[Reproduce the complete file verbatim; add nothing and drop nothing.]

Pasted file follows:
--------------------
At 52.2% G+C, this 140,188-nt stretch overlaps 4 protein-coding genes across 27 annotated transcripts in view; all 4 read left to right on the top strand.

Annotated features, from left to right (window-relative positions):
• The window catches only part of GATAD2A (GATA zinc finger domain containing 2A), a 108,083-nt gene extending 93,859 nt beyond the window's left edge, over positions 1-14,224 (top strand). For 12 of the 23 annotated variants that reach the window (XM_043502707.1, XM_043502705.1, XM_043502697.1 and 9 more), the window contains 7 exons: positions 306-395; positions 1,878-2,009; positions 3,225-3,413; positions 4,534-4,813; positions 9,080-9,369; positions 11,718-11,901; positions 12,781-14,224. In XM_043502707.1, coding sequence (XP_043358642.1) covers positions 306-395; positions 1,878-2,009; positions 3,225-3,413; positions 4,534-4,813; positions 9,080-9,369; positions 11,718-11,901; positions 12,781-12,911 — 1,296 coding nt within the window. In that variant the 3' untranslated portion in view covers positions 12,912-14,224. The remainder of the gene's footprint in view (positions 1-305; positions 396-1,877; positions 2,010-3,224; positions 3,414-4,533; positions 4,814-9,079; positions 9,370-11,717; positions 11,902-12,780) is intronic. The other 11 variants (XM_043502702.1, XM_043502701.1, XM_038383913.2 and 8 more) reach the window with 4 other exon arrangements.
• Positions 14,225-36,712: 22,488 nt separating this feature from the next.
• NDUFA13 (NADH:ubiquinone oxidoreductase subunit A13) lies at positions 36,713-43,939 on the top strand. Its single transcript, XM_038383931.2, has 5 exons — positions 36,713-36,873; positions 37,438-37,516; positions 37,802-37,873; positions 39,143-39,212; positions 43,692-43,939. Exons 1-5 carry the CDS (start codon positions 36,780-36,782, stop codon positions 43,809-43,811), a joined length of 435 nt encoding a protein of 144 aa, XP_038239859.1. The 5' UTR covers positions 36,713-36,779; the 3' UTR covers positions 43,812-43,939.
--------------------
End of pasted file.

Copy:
At 52.2% G+C, this 140,188-nt stretch overlaps 4 protein-coding genes across 27 annotated transcripts in view; all 4 read left to right on the top strand.

Annotated features, from left to right (window-relative positions):
• The window catches only part of GATAD2A (GATA zinc finger domain containing 2A), a 108,083-nt gene extending 93,859 nt beyond the window's left edge, over positions 1-14,224 (top strand). For 12 of the 23 annotated variants that reach the window (XM_043502707.1, XM_043502705.1, XM_043502697.1 and 9 more), the window contains 7 exons: positions 306-395; positions 1,878-2,009; positions 3,225-3,413; positions 4,534-4,813; positions 9,080-9,369; positions 11,718-11,901; positions 12,781-14,224. In XM_043502707.1, coding sequence (XP_043358642.1) covers positions 306-395; positions 1,878-2,009; positions 3,225-3,413; positions 4,534-4,813; positions 9,080-9,369; positions 11,718-11,901; positions 12,781-12,911 — 1,296 coding nt within the window. In that variant the 3' untranslated portion in view covers positions 12,912-14,224. The remainder of the gene's footprint in view (positions 1-305; positions 396-1,877; positions 2,010-3,224; positions 3,414-4,533; positions 4,814-9,079; positions 9,370-11,717; positions 11,902-12,780) is intronic. The other 11 variants (XM_043502702.1, XM_043502701.1, XM_038383913.2 and 8 more) reach the window with 4 other exon arrangements.
• Positions 14,225-36,712: 22,488 nt separating this feature from the next.
• NDUFA13 (NADH:ubiquinone oxidoreductase subunit A13) lies at positions 36,713-43,939 on the top strand. Its single transcript, XM_038383931.2, has 5 exons — positions 36,713-36,873; positions 37,438-37,516; positions 37,802-37,873; positions 39,143-39,212; positions 43,692-43,939. Exons 1-5 carry the CDS (start codon positions 36,780-36,782, stop codon positions 43,809-43,811), a joined length of 435 nt encoding a protein of 144 aa, XP_038239859.1. The 5' UTR covers positions 36,713-36,779; the 3' UTR covers positions 43,812-43,939.